photography by fritz tolentino
Over the lunch hour on weekdays, if you’re looking for Nathan Pronyshyn, start at the conference room on the 11th floor of the east tower of the Suncor Building. You’ll know you’re in the right place before you even reach the door – just follow the grunts and squeaking sounds of sweaty bodies hitting rubber gym mats.
This is Pronyshyn’s idea of a lunch break: a full-throttle Brazilian jiu-jitsu sparring session with two Suncor engineers and a coach. For an hour, the four roll back and forth in pairs, wrestling through joint-locks and chokeholds, pausing only when someone says, “Tap.” (Loosely translated: “Please let go. I’m about to pass out.”)
At session’s end, Pronyshyn, wearing surf shorts and a rash guard, walks over to say hello and apologizes for the “super-clamminess” of his handshake. “Did all this make sense?” he asks, then laughs at the absurdity of the question, acknowledging that this makeshift fighting ring is not where you’d expect to find the affable producer of Vertigo Theatre’s Y Stage series for kids and teens. In addition to his role with Y Stage, Pronyshyn is also an actor with countless plays to his credit. His highlight reel includes a co-starring role in The Fight or Flight Response, a play presented last March by Verb Theatre that brought together his two loves: acting and mixed martial arts (MMA).
Pronyshyn, 37, grew up fascinated with WWF (now WWE) wrestling, boxing and kickboxing and practiced Muay Thai boxing throughout high school and theatre school. But, as MMA’s popularity soared in the mid-2000s, Pronyshyn switched his attention to the newest incarnation of martial arts.
As someone with a naturally light build, he was fascinated by the way the small, skinny fighters who specialized in Brazilian jiu-jitsu could beat bigger opponents without throwing a punch. “I was caught up with the efficiency of it, the competitive purity of it,” he says. “There’s no team, no equipment or weather to blame.”
Pronyshyn decided to focus his training on Brazillian jiu-jitsu, earning his blue belt in 2013. His body has morphed with his practice – at the height of his training, his weight dropped to 145 lbs., though he’s now back to a slender 155 lbs. on his 5’11” frame, a result of twice-weekly weight training. Along with better posture and flexibility, he credits jiu-jitsu for giving him an acute awareness of where his body is at any second – a skill useful in acting as well as fighting – though he laughs that his acting background makes him a “lousy competitor.” He repeatedly loses matches to people whom he easily beats in practice.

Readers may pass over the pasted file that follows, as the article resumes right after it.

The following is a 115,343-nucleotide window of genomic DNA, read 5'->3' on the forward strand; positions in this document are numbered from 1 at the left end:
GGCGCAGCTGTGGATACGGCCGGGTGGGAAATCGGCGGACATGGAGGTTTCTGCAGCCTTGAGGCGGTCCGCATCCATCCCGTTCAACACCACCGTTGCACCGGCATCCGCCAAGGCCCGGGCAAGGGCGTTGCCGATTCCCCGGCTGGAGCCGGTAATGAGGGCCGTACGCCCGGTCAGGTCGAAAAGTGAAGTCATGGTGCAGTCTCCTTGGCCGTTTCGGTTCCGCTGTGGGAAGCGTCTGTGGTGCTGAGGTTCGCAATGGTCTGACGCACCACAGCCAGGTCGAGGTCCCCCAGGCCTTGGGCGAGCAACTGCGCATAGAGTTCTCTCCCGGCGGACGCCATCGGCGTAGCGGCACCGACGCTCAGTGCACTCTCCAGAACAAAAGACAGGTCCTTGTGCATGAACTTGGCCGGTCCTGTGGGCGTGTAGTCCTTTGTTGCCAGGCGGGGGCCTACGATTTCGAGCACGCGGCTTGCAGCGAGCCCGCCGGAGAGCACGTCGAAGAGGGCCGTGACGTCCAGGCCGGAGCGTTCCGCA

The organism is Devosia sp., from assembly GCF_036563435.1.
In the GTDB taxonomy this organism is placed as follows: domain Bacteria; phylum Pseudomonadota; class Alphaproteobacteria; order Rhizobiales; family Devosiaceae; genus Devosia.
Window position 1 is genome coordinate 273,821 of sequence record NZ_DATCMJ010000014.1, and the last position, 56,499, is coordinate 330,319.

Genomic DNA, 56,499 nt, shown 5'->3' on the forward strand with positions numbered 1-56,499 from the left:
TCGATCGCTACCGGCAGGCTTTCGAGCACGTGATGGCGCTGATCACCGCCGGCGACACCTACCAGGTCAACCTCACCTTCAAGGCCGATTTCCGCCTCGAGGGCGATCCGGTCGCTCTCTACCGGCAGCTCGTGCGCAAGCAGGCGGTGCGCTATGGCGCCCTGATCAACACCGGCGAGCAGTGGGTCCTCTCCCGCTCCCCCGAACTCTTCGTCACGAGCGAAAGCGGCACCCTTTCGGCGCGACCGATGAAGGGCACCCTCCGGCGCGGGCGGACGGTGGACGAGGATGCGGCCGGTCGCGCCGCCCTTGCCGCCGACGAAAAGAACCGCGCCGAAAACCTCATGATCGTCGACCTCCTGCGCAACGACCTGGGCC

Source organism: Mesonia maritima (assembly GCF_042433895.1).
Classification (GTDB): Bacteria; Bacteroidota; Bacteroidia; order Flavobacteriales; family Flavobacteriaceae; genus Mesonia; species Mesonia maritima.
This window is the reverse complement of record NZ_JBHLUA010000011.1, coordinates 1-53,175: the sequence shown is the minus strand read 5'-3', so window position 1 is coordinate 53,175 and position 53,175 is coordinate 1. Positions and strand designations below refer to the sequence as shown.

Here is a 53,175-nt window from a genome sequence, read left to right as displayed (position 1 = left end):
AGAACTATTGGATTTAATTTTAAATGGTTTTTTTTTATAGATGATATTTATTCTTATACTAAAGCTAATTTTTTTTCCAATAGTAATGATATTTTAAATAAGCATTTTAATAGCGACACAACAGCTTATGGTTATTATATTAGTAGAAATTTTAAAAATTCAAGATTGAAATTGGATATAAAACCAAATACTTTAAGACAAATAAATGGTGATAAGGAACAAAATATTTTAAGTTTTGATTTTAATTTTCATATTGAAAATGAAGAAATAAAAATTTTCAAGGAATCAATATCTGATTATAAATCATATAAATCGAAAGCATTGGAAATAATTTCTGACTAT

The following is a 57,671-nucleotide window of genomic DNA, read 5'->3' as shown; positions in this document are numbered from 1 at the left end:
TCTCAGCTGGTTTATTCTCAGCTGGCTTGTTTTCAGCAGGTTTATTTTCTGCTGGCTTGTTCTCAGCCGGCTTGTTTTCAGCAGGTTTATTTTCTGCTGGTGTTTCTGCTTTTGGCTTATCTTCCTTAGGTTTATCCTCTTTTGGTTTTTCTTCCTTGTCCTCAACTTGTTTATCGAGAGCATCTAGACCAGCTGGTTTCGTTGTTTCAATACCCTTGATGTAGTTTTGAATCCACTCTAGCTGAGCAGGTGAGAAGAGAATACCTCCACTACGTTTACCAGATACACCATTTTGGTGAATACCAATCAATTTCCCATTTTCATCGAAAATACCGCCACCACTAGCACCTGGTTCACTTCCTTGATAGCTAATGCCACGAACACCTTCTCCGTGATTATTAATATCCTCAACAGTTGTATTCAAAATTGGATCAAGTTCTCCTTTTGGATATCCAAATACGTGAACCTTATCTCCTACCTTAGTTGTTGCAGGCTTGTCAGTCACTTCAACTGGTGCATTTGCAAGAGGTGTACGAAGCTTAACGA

“Of all the people who should be able to get their nerves under control, it’d be me,” he says. “But I think I have anxiety when there’s a crowd; I feel this need to perform well.”
For all the physical changes Pronyshyn credits to jiu-jitsu, the biggest changes are in his mind. The more he trains, the less willing he is to confront anything violently. “I know how serious the consequences may be,” he says.
He’s referring to an incident that took place when he was in his early 20s while out with friends in Montreal. When one of Pronyshyn’s friends was confronted by a group of aggressors, Pronyshyn jumped in and was beaten up badly, ending up in hospital with a broken nose. The experience wasn’t what motivated him to study martial arts, though it continues to serve as a reminder for him to keep his fighting instincts in check. “The movie in your head is one thing, but how things generally play out is another,” he says.
Today, as a doting dad to two daughters (ages seven and one), Pronyshyn reserves his out-of-the-gym martial-arts skills for wrestling with his kids. He has his sights set on attaining a purple belt in jiu-jitsu and, one day, a black belt, but right now his family and his theatre career come first. This season is his ninth with Y Stage and he recently filmed a small role in the Alberta-shot TV series Wynonna Earp.
When he’s busy with a show, Pronyshyn typically scales back his MMA training and sticks to cycling to work and racing his daughter to school. Like many busy parents, he struggles with not being able to train as much as he would like and not experiencing the level of progression he knows he could achieve if he could train more.
“But that’s life; this is a lifelong journey,” he says. “I’ve no expectations of being a world champion. I do it to be healthy. I do it because I enjoy it. If I think of it that way, it’s a long game.”